Date Published: 1 March 2011
Clinical Negligence and other Legal Issues Re. Care of the Elderly
People working with the elderly and vulnerable are to be given a legal insight at a Birmingham conference.
Medical negligence and clinical negligence are just some aspects of law that are important for those delivering care to the elderly to know about. Other legal issues may include wills, family and wealth and, of course personal injury (an aspect of law that can affect anyone unfortunate enough to suffer certain types and causes of injury).
Expert advice will be available to care professionals from across the English Midlands who are expected to attend The Law, the Elderly and the Vulnerable, run by Access Legal from Shoosmiths, at its office in Colmore Row.
Estates and trust practitioner Susan Sorrie of Access Legal will chair the 10 March even.
" The way lawyers and law firms are viewed by those working with the elderly and vulnerable isn't always positive.
We wanted to change perceptions and show professionals in this field that there are specialist lawyers out there who want to help stop some of the appalling treatment - whether physical, mental or financial - suffered by vulnerable older people."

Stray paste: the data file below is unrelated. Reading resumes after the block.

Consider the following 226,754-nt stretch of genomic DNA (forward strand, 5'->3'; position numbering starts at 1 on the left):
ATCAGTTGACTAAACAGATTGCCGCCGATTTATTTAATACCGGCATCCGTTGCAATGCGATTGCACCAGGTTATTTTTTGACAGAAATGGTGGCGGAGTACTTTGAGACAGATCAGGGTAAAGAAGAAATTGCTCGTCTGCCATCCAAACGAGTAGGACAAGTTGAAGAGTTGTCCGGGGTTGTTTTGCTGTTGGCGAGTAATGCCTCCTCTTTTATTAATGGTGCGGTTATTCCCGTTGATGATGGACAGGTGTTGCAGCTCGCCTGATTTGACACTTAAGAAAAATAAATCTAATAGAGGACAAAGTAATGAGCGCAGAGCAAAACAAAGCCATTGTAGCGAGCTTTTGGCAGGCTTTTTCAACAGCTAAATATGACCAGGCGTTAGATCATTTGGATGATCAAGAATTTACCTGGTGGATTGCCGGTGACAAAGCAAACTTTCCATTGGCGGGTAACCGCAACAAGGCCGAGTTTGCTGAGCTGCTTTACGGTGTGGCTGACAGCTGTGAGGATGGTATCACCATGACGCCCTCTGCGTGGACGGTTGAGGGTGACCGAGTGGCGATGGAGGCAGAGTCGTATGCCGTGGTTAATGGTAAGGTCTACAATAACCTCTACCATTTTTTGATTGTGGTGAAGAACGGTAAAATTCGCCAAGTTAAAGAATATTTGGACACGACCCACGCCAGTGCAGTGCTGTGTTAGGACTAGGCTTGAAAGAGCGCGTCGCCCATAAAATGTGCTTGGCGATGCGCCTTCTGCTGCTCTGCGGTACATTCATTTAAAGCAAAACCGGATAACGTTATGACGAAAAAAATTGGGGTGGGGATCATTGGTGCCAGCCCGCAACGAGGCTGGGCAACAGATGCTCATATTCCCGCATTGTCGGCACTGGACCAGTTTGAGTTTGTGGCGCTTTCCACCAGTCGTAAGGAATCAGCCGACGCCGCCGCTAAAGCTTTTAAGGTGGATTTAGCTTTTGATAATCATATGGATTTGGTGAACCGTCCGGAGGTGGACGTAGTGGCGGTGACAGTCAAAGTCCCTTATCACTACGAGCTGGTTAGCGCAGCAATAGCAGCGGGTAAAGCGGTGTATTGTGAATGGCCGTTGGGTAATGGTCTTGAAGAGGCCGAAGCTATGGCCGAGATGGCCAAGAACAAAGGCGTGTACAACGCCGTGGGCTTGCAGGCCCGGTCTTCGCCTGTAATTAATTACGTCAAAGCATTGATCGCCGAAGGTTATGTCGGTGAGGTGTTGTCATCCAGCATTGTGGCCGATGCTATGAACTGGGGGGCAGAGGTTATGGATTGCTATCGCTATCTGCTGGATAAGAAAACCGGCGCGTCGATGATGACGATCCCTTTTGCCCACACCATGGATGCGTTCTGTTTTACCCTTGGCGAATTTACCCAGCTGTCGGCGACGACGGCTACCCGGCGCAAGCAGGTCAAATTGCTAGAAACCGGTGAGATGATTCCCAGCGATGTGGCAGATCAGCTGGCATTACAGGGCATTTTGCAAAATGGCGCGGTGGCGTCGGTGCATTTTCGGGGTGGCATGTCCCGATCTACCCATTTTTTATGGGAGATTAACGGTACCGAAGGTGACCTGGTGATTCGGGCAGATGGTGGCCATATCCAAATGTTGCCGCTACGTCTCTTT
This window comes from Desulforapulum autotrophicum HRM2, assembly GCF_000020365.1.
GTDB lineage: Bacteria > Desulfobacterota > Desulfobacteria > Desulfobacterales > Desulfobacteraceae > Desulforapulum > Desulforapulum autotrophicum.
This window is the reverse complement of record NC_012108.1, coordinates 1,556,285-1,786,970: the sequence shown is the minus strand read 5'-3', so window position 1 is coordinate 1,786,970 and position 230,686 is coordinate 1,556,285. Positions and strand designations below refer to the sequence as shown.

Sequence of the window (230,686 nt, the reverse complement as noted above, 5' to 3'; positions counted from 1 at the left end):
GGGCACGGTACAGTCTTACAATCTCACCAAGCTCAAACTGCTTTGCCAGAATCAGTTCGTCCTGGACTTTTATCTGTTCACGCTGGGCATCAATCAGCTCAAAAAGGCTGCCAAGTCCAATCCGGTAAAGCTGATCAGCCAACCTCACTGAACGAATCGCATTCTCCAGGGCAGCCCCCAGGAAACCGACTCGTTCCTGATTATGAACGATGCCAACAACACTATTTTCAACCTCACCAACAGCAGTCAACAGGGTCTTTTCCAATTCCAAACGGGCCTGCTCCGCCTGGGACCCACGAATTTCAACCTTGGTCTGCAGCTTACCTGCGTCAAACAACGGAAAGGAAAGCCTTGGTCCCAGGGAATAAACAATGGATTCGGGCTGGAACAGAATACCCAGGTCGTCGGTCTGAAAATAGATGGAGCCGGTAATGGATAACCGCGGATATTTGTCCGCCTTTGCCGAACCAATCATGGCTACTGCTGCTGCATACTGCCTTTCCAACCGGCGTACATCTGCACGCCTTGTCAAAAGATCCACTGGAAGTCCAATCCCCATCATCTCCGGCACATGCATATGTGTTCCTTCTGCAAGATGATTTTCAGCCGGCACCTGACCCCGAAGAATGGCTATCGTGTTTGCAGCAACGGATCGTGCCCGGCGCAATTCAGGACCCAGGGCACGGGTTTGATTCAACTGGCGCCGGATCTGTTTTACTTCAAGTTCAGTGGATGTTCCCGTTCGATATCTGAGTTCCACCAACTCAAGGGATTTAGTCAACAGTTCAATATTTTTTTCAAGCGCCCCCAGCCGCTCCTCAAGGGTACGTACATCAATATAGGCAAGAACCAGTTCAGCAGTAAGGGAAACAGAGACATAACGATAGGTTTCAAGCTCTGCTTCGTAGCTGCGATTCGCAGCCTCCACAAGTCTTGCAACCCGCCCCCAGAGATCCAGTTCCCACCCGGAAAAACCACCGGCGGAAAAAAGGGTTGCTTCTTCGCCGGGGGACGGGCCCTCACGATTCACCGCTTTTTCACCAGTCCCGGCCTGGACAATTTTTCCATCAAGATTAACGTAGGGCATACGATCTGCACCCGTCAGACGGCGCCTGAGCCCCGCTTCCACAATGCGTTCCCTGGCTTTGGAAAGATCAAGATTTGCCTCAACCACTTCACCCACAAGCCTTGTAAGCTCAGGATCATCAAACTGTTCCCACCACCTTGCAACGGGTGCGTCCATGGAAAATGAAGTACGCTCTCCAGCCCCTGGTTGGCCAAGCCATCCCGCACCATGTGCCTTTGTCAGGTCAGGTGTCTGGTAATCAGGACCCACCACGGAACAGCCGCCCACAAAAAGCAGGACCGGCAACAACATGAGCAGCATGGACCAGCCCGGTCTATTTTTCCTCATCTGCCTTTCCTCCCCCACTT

This conference will take place just weeks after the Health Service Ombudsman published a damning report which found that elderly NHS patients had suffered unnecessary pain, neglect and distress.
Access Legal from Shoosmiths speakers will be wills, family and wealth experts Trevor George and Suzanne Evan,; national head of clinical negligence Richard Follis, and associate Sara Hunt, who will talk about the involvement of the Court of Protection in personal injury cases where the claimant has lost capacity.
Guest speaker is John Payne, of the Extra Care Charitable Trust, which operates 29 supported housing schemes and retirement villages in the Midlands and the North.
Susan Sorrie added:
" This is a follow-up to an inaugural conference we held at our Manchester office. The feedback from that was very positive, with delegates saying they found it extremely useful."
Some readers may take the view that legal advice should not be relevant in care-giving environments. However, as complicated situations can arise care-givers may wish to be as informed as possible in order both to provide a high standard of service, and also to protect themselves where necessary and appropriate. This type of event is, perhaps, a sign of the present times.
Source: AccessLegal - Press Release.